She Tried To Make Good Video Games For Girls, Whatever That Meant

She Tried To Make Good Video Games For Girls, Whatever That Meant

Companies fail all the time, but this… this was different. For Brenda Laurel, it was personal. Logistically, Purple Moon amounted to six years and $US40 million dollars spent on research where thousands of kids were interviewed and eight games were produced. Prior to 1996, when the company was created by Brenda Laurel, a pioneer extraordinaire within human-computer interaction fields, these kids had no voice.

Millions of little boys across the country were highly visible within video game culture, making them the primary demographic for game development companies.

Little girls, though?

Studies continually pushed the idea that women just didn’t like technology — or games.

The Girl Games Movement, which saw titles like Barbie Fashion Designer and Purple Moon’s own Rockett Movado series rising to the top of the sales charts proved everyone wrong. Girls liked games too.

Even so, Purple Moon — and most of the companies that arose around the movement — disappeared. The questions that the movement elicited, though — like whether or not ‘games for girls’ should even exist, or what ‘games for girls’ even meant — are still topics of heated discussion today, despite better gender inclusivity.

When Laurel set off in 1995 to create an industry that listened to little girls, she had high hopes, according to her field manual on socially positive work, Utopian Entrepreneur. Games were a product-driven industry, and Laurel’s personal directive was to do “culture work”. She didn’t want to make a game that would be popular in a room full of executives. She wanted to make a difference. She wanted to engage and nurture young women positively, address their social, cultural and narrative proclivities, to create popular culture that shaped values and informed citizenship. Instead, at the time, all she saw was an industry that liked making digital explosions.

The idea was that a more inclusive industry would be more progressive, yes, but also that games could function as a gateway for girls to become interested in tech fields — which are scarce on women.

Social responsibility is not lucrative though, and it definitely won’t drive stock prices up. In the book Utopian Entrepreneur, Laurel wrote that she would sometimes lose her job just for suggesting games could be more than shooting and fighting. It wasn’t until Interval Research Corporation gave Laurel a chance (and a lot of money) to dig her hands into the issue that the viability of a non-hypermasculine game was tested.


The conditions were just right for Purple Moon and the Girl Games movement.

She didn’t want to make a game that would be popular in a room full of executives. She wanted to make a difference.

In the mid 1990s, the market, which had 90 per cent of American boys playing console games, was saturated. Other markets had to be found and tapped into. Computer games, meanwhile, weren’t colonised by Sega, Nintendo or Sony, which left computers and CD ROMs, now reasonably ubiquitous, as an available market. Getting girls to buy consoles might be a stretch, but they probably already had computers in the household. The trick was finding something they’d be interested in.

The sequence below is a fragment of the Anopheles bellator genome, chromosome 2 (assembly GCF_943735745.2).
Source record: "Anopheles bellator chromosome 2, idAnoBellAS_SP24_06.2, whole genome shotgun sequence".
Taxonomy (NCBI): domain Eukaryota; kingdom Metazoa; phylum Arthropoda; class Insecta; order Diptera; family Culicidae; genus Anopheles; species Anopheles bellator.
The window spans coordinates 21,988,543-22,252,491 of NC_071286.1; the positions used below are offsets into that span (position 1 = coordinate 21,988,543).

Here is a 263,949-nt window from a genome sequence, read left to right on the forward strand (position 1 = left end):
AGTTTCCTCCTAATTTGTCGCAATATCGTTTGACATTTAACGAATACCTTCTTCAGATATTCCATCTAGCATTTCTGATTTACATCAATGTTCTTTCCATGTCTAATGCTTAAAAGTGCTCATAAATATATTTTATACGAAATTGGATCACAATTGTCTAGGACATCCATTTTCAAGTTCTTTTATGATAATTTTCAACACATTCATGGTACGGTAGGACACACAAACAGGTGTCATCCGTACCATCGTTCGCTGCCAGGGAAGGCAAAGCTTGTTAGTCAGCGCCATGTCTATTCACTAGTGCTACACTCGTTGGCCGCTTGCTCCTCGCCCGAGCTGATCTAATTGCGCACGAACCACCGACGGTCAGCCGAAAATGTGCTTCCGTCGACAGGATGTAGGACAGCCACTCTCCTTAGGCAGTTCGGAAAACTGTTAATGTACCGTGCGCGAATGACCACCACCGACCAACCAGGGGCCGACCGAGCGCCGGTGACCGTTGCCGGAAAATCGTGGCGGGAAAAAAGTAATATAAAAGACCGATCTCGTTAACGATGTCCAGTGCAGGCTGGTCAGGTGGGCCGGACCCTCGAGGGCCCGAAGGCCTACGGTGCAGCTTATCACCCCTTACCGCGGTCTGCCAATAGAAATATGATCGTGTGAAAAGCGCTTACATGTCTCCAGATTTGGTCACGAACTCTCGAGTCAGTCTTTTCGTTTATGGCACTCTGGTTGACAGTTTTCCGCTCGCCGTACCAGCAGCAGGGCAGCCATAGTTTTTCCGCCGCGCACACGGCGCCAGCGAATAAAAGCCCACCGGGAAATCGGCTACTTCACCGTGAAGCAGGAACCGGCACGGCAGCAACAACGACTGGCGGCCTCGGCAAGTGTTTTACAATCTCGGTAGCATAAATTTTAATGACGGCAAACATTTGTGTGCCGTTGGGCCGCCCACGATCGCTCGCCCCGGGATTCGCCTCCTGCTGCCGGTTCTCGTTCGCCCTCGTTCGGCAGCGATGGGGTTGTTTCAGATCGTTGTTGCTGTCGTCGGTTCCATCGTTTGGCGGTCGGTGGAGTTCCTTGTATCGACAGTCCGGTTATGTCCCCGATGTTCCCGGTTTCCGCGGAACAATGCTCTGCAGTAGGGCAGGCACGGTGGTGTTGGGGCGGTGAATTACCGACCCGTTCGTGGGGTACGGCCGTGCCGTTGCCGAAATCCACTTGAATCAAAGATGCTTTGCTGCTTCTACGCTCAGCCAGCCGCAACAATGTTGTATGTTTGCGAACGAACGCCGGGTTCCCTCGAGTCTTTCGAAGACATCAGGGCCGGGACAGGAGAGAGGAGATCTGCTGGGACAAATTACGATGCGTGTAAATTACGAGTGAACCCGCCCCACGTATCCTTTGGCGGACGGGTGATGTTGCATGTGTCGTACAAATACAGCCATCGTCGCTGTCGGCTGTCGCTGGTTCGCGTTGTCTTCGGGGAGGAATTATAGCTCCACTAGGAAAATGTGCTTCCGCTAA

The inquiries Purple Moon fielded in their research were straightforward: why aren’t girls playing games, and how can we make games for them? Previously, most attempts to court the elusive female market were imbued with assumptions: girls obviously like this and this (rainbows, unicorns, pink, etc). When games including these assumptions failed — there was literally a first-person shooter that moved at slower speeds than normal and had girls shooting marshmallows — companies would take that as evidence that there was no female market to have a stake in.

The “pink” games segment of the Girl Games movement managed to luck out despite working with similar assumptions. These games, like the highly popular Barbie Fashion Designer, were highly dependent on traditional values of femininity — addressing concerns about appearance, for instance. Barbie Fashion Designer was one of the highest selling games in the year it was released.

Purple Moon was a part of a “purple games” segment of the movement, which decided to just plain speak to little girls and see what they were interested in. The idea was to focus on the things that little girls actually cared about through ethnography and sociology — not what people thought they cared about. This meant going beyond surveys: the research followed the girls around, tried to get a sense of what their lives were like. It was a mix of qualitative information, like what made the girls insecure, and a mix of quantitative information, like how much television they watched.

This approach was controversial. Turns out, when you ask little girls what they care about, the subjects that come up are popularity, gossip, materialism, jealousy, cheating, lipstick, belonging and exclusion. Not exactly the most feminist of subjects.

What Laurel created was a game that put values at the forefront. The game centred on choice and asked girls to think about what type of person they wanted to be in the real world. Since the game dealt with their day-to-day lives, it functioned as a type of ’emotional rehearsal’. Games with values were met with some concern by parents, who weren’t sure if they should trust a game to teach kids about that sort of thing. In Utopian Entrepreneur Laurel explains that one of the important design mandates was to make sure that she didn’t create a game where the ‘right’ choice told girls how they should behave. This was the danger of having games for girls — they could be a too prescriptive in how girls should perform their gender.